From 2002 through late 2007, the U.S. dollar declined 39 percent against the Canadian dollar, 38 percent against the euro, and 30 percent against the British pound, according to Deloitte Research. Interestingly, the impact is different than it would have been years earlier.

Dollar Will Continue To Dominate

The dollar is “losing its status as the world currency,” said Xu Jian, a Chinese central bank official, last November. “We will favor stronger currencies over weak ones, and will readjust accordingly.” Although this statement was later qualified, concerns exist that central banks around the world will diversify their foreign exchange reserves out of dollars and into other currencies—a move that would push the dollar even lower.

French President Nicolas Sarkozy told Congress “If we are not careful, monetary disarray could morph into economic war.” And the major economic powers isued a warning at the April G-7 meeting that they won’t sit by and watch the dollar continue to slide.

As it comes under increasing attack, will the dollar continue to be the world’s major currency?

Although slightly lower, the dollar still is involved in 86 percent of the world’s 3.2 trillion daily currency transactions and comprises 64 percent of total global reserves, The Wall Street Journal says. As a result, it continues to be the world’s dominant currency and is unlikely to lose this position any time soon.

Impact of Fluctuations Are Complex

In March 1973, the Federal Reserve’s Nominal Major Currencies Dollar Index was set at 100. Since then, it reached a high of 143.91 in March 1985 and fell to an all-time low of 70.32 in March 2008. In April, it rose slightly to 70.58.

Trying to predict the dollar’s long-term trend and impact is extremely difficult—and more so than ever due to new global factors at play.

Why? A weakening dollar traditionally resulted in lower priced American exports that stimulated sales abroad. It also caused the price of foreign goods and services to rise, reducing U.S. demand and effectively lowering the trade deficit. These past realities, although still applicable, no longer play out as they did years ago.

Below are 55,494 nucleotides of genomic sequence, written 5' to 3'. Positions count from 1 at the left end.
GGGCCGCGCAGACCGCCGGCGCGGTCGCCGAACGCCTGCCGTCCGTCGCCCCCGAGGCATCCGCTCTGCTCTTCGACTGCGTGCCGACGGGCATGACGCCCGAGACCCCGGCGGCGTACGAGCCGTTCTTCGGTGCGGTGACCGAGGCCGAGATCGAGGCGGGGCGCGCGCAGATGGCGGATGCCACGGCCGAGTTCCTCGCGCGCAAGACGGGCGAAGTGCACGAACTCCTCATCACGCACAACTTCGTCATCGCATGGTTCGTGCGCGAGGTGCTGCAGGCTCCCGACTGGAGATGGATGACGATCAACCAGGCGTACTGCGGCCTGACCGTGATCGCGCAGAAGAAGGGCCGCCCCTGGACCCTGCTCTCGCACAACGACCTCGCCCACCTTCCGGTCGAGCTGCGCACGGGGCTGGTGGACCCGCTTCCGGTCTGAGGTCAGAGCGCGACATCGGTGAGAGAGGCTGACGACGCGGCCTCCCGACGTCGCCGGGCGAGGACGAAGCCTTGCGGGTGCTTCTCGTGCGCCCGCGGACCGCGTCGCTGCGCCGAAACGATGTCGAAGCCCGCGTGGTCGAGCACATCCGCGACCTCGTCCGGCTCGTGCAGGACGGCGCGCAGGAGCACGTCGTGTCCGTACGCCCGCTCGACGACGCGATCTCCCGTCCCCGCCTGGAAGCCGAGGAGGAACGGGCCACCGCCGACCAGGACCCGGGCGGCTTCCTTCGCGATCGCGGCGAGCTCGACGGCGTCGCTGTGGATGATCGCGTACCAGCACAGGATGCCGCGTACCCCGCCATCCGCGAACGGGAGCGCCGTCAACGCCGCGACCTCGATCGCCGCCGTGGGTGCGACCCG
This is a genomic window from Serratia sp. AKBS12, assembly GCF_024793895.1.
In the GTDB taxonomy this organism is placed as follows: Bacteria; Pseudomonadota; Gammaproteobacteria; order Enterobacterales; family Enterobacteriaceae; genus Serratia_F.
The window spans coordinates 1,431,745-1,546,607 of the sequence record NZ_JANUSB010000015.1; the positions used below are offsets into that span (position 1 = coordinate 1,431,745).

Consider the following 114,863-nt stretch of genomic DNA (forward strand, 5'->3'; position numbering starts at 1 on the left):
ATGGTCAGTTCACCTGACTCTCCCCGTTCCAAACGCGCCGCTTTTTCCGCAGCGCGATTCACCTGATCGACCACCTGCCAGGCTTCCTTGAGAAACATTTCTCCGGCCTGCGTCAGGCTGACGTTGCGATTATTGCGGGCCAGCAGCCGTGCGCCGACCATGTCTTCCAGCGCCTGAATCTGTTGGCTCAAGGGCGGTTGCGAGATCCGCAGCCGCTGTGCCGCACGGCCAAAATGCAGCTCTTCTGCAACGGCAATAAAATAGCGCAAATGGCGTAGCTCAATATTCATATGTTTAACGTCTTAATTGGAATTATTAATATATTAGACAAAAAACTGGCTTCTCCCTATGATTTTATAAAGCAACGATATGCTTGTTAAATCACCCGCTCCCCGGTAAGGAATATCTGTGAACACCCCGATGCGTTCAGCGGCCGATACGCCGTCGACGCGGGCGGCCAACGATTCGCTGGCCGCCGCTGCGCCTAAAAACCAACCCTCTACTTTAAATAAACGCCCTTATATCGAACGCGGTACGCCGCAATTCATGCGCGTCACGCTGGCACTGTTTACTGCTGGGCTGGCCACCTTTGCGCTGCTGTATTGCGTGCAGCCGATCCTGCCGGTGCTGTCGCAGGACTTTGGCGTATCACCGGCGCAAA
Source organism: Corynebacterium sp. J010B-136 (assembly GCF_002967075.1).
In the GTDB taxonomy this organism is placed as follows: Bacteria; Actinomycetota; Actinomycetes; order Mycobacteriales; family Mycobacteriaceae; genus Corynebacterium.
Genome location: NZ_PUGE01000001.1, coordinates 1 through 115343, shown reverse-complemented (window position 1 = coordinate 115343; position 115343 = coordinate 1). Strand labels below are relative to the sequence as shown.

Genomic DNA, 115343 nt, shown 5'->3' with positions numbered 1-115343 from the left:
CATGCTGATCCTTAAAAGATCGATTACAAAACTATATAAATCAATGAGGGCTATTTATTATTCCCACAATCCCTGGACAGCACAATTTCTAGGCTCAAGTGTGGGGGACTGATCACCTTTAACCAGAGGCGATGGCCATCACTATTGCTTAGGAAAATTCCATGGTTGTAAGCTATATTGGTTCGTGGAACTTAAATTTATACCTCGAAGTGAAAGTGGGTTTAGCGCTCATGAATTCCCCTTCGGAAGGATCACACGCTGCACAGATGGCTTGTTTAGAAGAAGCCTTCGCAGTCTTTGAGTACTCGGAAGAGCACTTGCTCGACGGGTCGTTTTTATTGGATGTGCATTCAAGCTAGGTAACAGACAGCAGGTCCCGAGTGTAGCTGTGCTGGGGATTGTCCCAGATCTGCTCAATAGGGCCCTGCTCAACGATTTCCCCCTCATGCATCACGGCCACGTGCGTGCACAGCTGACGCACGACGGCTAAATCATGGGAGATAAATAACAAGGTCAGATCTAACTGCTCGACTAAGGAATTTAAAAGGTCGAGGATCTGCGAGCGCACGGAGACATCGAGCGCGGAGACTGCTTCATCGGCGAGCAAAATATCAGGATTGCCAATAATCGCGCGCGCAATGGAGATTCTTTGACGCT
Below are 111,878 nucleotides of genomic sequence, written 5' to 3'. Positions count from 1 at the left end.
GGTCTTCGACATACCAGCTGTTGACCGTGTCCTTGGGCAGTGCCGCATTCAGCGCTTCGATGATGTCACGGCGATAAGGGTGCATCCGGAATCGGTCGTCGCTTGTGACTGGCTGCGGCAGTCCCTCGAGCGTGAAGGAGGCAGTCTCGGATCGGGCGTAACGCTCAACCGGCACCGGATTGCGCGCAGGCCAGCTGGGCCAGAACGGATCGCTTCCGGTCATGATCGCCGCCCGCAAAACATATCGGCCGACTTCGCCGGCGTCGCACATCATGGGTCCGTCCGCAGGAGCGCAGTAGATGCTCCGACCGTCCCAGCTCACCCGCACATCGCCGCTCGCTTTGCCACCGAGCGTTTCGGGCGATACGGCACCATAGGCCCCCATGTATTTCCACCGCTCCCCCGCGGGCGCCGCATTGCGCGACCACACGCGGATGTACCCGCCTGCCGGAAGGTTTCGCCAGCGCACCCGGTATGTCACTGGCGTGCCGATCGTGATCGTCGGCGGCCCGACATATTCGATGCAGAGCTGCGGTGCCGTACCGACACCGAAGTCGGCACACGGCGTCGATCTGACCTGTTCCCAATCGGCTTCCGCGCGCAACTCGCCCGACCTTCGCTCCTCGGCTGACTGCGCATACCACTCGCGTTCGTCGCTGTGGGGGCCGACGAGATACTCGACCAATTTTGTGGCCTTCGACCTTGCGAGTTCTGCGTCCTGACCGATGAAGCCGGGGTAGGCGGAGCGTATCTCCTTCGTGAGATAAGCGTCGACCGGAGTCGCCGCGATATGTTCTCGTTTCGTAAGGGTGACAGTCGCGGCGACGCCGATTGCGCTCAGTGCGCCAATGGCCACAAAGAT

Today, U.S. producers increasingly rely on imported raw materials, capital machinery and parts, industrial supplies and other intermediate inputs used in the manufacturing process of their products. When the value of the dollar weakens, these imports become more expensive. When these same producers’ finished products are exported, the advantages of a weak dollar can be neutralized by the higher cost of inputs.

According to The Wall Street Journal, “Supply disruptions in various places and surging demand in China and India are part of the explanation for this decade’s upward trend in oil prices. But perhaps the biggest factor has been largely overlooked: the decline in the value of the dollar.” The Wall Street Journal says the cost of an imported barrel of oil would be closer to $57 instead of $100 if the dollar had kept pace with the euro this decade. Consequently, higher costs incurred by U.S. manufacturers for energy and other imported inputs have impacted U.S. export prices, as well as the U.S. trade deficit.

Nevertheless, due to productivity improvements, creative cost reductions and the declining dollar where benefits were not neutralized, U.S. goods and services exports still reached $1.62 trillion in 2007, shrinking the trade deficit by $46.9 billion from a year earlier.

Pass-through Rates More Intricate

If a currency falls by 10 percent and the cost of imports rises by 10 percent, the pass-through rate would be 100 percent. In turn, the weaker currency would reduce import demand and improve the trade balance. But today, many types of imports, especially consumer goods, typically have not become more expensive as the value of the dollar has come down. Why? In many cases, foreign exporters to the United States are biting the bullet, reducing their prices and accepting smaller profit margins in order to maintain U.S. marketshare.

From the mid-1970s through the 1990s, the pass-through rate was as high as 50 percent, according to The Wall Street Journal. This meant that a 10 percent drop in the value of the dollar would boost import prices by 5 percent. Recent studies indicate that only one-tenth to one-quarter of a currency depreciation now gets passed through as higher prices for foreign goods. This keeps inflation down, as well as the prices of consumer goods like clothes, that tend to be made abroad and consumed in large quantities in the United States. As a result, a continued drop in the dollar may be necessary to impact import prices and slow the American appetite for foreign goods.

The Grey Zone

In the past, a rise or fall in the value of the U.S. dollar had clearcut implications. Today, this is no longer the case. For example, although exports are up considerably due to the falling dollar, a steep decline years ago would have propelled exports to a greater extent.

Today, globalization, more efficient offshoring and infinite supply chain strategies are increasingly turning black-and-white assumptions grey.

This article appeared in Impact Analysis, May-June 2008.

John Manzella
About The Author John Manzella [Full Bio]
John Manzella, founder of the, is a world-recognized speaker, author and an international columnist on global business, trade policy, labor, and economic trends. His latest book is Global America: Understanding Global and Economic Trends and How To Ensure Competitiveness.

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